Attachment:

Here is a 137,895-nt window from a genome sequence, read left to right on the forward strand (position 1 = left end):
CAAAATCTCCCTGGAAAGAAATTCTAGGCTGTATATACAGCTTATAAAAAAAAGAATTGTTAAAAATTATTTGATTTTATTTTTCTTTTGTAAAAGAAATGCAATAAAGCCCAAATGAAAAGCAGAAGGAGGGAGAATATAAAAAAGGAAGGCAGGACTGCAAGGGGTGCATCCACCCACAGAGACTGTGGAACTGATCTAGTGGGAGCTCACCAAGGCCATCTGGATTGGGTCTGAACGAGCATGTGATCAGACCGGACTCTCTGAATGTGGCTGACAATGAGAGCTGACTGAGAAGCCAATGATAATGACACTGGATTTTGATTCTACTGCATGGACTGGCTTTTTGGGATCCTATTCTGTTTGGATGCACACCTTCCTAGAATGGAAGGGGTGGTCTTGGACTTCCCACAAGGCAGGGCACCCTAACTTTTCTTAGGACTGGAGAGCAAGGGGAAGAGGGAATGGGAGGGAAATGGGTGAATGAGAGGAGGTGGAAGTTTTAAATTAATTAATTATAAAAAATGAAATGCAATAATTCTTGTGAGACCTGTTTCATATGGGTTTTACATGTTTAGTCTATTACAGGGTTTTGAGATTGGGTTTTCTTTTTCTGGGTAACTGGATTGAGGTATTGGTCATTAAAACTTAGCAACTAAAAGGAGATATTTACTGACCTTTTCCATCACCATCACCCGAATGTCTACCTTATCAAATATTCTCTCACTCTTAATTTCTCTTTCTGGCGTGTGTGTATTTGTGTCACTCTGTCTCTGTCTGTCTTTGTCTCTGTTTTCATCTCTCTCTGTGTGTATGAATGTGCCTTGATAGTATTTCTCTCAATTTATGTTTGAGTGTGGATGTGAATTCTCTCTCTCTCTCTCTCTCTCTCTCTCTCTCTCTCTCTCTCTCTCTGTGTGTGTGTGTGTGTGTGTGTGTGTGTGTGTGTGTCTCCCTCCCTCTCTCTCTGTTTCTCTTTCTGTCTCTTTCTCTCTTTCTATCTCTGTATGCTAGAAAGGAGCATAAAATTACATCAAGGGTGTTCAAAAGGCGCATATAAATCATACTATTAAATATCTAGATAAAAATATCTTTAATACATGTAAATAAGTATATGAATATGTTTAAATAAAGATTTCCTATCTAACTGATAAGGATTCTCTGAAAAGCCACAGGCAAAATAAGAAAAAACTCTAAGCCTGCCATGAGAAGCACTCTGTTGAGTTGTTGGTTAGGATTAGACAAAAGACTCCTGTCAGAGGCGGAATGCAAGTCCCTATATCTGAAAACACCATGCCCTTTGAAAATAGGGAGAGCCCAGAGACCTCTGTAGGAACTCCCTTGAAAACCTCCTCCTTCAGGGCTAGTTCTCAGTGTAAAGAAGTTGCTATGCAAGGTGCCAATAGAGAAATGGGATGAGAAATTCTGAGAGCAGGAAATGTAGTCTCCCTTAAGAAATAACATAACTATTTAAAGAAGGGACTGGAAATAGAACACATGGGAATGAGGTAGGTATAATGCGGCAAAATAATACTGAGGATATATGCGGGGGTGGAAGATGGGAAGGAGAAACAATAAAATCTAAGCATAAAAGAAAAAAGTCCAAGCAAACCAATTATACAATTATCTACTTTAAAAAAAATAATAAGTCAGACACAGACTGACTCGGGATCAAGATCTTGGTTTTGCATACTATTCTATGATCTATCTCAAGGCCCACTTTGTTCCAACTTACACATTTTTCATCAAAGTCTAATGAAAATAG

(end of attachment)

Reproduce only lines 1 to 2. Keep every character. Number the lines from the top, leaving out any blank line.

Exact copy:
Here is a 137,895-nt window from a genome sequence, read left to right on the forward strand (position 1 = left end):
CAAAATCTCCCTGGAAAGAAATTCTAGGCTGTATATACAGCTTATAAAAAAAAGAATTGTTAAAAATTATTTGATTTTATTTTTCTTTTGTAAAAGAAATGCAATAAAGCCCAAATGAAAAGCAGAAGGAGGGAGAATATAAAAAAGGAAGGCAGGACTGCAAGGGGTGCATCCACCCACAGAGACTGTGGAACTGATCTAGTGGGAGCTCACCAAGGCCATCTGGATTGGGTCTGAACGAGCATGTGATCAGACCGGACTCTCTGAATGTGGCTGACAATGAGAGCTGACTGAGAAGCCAATGATAATGACACTGGATTTTGATTCTACTGCATGGACTGGCTTTTTGGGATCCTATTCTGTTTGGATGCACACCTTCCTAGAATGGAAGGGGTGGTCTTGGACTTCCCACAAGGCAGGGCACCCTAACTTTTCTTAGGACTGGAGAGCAAGGGGAAGAGGGAATGGGAGGGAAATGGGTGAATGAGAGGAGGTGGAAGTTTTAAATTAATTAATTATAAAAAATGAAATGCAATAATTCTTGTGAGACCTGTTTCATATGGGTTTTACATGTTTAGTCTATTACAGGGTTTTGAGATTGGGTTTTCTTTTTCTGGGTAACTGGATTGAGGTATTGGTCATTAAAACTTAGCAACTAAAAGGAGATATTTACTGACCTTTTCCATCACCATCACCCGAATGTCTACCTTATCAAATATTCTCTCACTCTTAATTTCTCTTTCTGGCGTGTGTGTATTTGTGTCACTCTGTCTCTGTCTGTCTTTGTCTCTGTTTTCATCTCTCTCTGTGTGTATGAATGTGCCTTGATAGTATTTCTCTCAATTTATGTTTGAGTGTGGATGTGAATTCTCTCTCTCTCTCTCTCTCTCTCTCTCTCTCTCTCTCTCTCTCTCTGTGTGTGTGTGTGTGTGTGTGTGTGTGTGTGTGTGTCTCCCTCCCTCTCTCTCTGTTTCTCTTTCTGTCTCTTTCTCTCTTTCTATCTCTGTATGCTAGAAAGGAGCATAAAATTACATCAAGGGTGTTCAAAAGGCGCATATAAATCATACTATTAAATATCTAGATAAAAATATCTTTAATACATGTAAATAAGTATATGAATATGTTTAAATAAAGATTTCCTATCTAACTGATAAGGATTCTCTGAAAAGCCACAGGCAAAATAAGAAAAAACTCTAAGCCTGCCATGAGAAGCACTCTGTTGAGTTGTTGGTTAGGATTAGACAAAAGACTCCTGTCAGAGGCGGAATGCAAGTCCCTATATCTGAAAACACCATGCCCTTTGAAAATAGGGAGAGCCCAGAGACCTCTGTAGGAACTCCCTTGAAAACCTCCTCCTTCAGGGCTAGTTCTCAGTGTAAAGAAGTTGCTATGCAAGGTGCCAATAGAGAAATGGGATGAGAAATTCTGAGAGCAGGAAATGTAGTCTCCCTTAAGAAATAACATAACTATTTAAAGAAGGGACTGGAAATAGAACACATGGGAATGAGGTAGGTATAATGCGGCAAAATAATACTGAGGATATATGCGGGGGTGGAAGATGGGAAGGAGAAACAATAAAATCTAAGCATAAAAGAAAAAAGTCCAAGCAAACCAATTATACAATTATCTACTTTAAAAAAAATAATAAGTCAGACACAGACTGACTCGGGATCAAGATCTTGGTTTTGCATACTATTCTATGATCTATCTCAAGGCCCACTTTGTTCCAACTTACACATTTTTCATCAAAGTCTAATGAAAATAG